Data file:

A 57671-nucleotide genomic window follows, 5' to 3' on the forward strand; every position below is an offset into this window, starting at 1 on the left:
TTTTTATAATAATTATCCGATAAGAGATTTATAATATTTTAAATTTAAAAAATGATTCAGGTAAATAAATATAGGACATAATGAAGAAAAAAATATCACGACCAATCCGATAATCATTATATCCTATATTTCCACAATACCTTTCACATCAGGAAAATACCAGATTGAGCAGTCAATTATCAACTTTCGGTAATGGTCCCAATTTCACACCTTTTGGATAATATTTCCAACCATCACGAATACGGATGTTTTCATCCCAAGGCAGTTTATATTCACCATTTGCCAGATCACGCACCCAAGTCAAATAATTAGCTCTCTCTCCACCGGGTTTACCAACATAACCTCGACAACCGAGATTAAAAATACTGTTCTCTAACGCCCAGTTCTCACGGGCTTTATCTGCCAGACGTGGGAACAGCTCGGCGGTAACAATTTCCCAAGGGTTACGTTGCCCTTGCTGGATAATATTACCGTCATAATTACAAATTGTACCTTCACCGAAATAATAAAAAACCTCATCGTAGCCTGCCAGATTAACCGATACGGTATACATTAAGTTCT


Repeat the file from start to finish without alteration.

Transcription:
A 57671-nucleotide genomic window follows, 5' to 3' on the forward strand; every position below is an offset into this window, starting at 1 on the left:
TTTTTATAATAATTATCCGATAAGAGATTTATAATATTTTAAATTTAAAAAATGATTCAGGTAAATAAATATAGGACATAATGAAGAAAAAAATATCACGACCAATCCGATAATCATTATATCCTATATTTCCACAATACCTTTCACATCAGGAAAATACCAGATTGAGCAGTCAATTATCAACTTTCGGTAATGGTCCCAATTTCACACCTTTTGGATAATATTTCCAACCATCACGAATACGGATGTTTTCATCCCAAGGCAGTTTATATTCACCATTTGCCAGATCACGCACCCAAGTCAAATAATTAGCTCTCTCTCCACCGGGTTTACCAACATAACCTCGACAACCGAGATTAAAAATACTGTTCTCTAACGCCCAGTTCTCACGGGCTTTATCTGCCAGACGTGGGAACAGCTCGGCGGTAACAATTTCCCAAGGGTTACGTTGCCCTTGCTGGATAATATTACCGTCATAATTACAAATTGTACCTTCACCGAAATAATAAAAAACCTCATCGTAGCCTGCCAGATTAACCGATACGGTATACATTAAGTTCT